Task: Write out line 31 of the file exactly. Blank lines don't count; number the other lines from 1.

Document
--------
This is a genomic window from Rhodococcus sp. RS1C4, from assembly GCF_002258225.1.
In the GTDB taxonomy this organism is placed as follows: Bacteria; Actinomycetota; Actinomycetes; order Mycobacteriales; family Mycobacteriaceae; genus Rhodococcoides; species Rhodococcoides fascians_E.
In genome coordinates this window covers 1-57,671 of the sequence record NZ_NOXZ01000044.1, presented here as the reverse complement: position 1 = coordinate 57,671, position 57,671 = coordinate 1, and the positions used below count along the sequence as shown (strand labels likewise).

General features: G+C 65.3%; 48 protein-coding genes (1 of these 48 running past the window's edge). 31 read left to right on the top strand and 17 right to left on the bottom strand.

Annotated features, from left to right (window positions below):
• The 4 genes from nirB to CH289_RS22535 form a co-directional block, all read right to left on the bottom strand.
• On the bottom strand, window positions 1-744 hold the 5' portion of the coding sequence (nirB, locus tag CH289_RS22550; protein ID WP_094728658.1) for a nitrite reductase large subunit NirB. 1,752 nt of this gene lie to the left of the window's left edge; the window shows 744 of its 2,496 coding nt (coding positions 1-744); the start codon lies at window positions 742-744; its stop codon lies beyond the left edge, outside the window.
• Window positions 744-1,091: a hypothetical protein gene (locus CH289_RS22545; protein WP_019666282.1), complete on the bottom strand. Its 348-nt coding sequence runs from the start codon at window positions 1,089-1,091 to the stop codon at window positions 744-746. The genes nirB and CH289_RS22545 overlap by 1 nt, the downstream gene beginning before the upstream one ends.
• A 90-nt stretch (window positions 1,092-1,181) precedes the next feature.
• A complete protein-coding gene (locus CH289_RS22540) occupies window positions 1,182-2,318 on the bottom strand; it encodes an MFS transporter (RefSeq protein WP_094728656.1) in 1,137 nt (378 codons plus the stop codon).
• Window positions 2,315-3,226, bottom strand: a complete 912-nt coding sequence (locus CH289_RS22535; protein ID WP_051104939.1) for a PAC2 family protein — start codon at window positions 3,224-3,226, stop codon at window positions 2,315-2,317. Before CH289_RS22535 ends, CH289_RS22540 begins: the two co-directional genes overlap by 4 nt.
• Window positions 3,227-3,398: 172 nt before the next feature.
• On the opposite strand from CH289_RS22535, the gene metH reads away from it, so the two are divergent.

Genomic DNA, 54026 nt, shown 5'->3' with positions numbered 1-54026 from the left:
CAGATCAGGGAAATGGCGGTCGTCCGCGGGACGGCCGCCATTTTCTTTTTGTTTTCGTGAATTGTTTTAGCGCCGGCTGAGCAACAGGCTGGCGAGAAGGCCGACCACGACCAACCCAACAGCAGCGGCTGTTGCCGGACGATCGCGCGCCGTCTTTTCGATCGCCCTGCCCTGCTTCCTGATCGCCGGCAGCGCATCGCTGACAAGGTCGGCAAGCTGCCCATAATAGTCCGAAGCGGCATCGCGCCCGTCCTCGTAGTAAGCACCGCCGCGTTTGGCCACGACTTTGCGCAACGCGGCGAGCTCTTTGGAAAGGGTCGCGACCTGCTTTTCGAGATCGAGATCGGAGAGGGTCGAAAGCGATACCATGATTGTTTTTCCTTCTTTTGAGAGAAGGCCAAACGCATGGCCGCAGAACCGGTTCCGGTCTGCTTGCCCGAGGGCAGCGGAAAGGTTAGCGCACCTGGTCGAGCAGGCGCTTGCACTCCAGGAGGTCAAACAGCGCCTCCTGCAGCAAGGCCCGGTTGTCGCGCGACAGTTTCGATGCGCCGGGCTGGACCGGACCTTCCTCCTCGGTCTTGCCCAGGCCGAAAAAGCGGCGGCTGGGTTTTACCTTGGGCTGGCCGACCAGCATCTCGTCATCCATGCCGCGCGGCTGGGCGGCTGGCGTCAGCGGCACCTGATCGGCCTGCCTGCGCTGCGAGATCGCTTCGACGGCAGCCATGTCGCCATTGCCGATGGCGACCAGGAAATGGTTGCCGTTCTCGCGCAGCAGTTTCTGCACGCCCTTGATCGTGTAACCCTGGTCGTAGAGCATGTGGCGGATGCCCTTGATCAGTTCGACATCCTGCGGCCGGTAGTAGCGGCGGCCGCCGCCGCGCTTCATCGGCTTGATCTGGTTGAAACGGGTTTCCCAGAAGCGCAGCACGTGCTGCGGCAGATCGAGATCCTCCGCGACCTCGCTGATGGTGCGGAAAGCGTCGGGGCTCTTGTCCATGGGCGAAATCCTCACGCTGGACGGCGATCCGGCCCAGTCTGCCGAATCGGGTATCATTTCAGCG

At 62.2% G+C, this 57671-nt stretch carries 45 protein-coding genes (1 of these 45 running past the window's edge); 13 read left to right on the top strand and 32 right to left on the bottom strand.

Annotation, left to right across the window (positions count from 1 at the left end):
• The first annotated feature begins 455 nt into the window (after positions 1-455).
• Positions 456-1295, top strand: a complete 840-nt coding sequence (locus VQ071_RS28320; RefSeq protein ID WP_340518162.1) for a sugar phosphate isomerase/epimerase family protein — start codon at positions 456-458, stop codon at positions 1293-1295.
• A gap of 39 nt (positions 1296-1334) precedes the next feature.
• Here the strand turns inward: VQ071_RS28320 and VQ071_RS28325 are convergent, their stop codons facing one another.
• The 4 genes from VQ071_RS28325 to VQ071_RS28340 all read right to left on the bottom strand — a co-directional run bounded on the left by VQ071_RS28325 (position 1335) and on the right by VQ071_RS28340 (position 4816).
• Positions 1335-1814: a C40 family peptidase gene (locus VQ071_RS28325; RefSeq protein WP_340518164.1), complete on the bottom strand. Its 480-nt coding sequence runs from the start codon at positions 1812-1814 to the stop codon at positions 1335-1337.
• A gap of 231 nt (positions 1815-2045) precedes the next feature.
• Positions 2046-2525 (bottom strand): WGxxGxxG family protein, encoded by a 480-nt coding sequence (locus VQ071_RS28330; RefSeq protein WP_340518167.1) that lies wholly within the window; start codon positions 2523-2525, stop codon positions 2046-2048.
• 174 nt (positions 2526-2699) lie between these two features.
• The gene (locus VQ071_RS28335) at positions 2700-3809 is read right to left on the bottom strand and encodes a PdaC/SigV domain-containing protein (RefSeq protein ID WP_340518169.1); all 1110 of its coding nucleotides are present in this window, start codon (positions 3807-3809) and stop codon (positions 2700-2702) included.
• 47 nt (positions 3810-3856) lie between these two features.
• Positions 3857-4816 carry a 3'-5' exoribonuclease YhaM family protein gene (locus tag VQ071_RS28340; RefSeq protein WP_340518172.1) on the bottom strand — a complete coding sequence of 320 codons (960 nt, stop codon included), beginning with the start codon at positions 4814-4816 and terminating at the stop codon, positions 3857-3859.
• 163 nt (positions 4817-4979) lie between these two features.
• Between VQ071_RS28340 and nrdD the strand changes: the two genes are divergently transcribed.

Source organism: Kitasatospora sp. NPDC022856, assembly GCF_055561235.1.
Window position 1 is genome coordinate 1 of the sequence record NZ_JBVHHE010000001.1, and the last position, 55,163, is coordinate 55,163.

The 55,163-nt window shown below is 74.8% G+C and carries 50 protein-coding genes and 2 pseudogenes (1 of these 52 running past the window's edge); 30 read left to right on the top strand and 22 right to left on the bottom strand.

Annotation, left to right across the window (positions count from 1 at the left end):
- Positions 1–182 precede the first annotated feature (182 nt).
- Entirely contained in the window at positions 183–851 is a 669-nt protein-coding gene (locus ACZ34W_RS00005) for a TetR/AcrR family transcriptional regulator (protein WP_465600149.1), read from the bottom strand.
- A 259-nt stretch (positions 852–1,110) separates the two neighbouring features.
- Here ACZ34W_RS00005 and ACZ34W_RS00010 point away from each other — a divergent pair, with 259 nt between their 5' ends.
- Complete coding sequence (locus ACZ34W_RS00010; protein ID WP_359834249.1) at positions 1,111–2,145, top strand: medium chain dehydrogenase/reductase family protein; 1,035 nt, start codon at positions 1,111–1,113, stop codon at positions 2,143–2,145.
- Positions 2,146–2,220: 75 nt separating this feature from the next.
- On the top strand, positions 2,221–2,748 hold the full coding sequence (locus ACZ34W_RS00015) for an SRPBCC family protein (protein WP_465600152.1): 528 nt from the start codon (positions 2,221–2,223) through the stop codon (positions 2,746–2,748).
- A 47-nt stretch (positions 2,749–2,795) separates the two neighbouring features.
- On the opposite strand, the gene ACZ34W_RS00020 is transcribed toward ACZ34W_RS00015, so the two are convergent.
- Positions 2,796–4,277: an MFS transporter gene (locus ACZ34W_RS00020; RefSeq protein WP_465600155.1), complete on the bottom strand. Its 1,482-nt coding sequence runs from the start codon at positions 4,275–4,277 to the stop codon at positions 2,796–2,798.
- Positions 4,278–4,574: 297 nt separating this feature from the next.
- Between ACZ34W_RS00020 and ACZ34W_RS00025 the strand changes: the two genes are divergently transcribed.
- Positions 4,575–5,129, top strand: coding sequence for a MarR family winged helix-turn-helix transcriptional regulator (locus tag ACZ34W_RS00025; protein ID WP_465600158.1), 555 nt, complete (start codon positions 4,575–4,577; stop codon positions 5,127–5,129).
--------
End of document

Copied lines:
• Between VQ071_RS28340 and nrdD the strand changes: the two genes are divergently transcribed.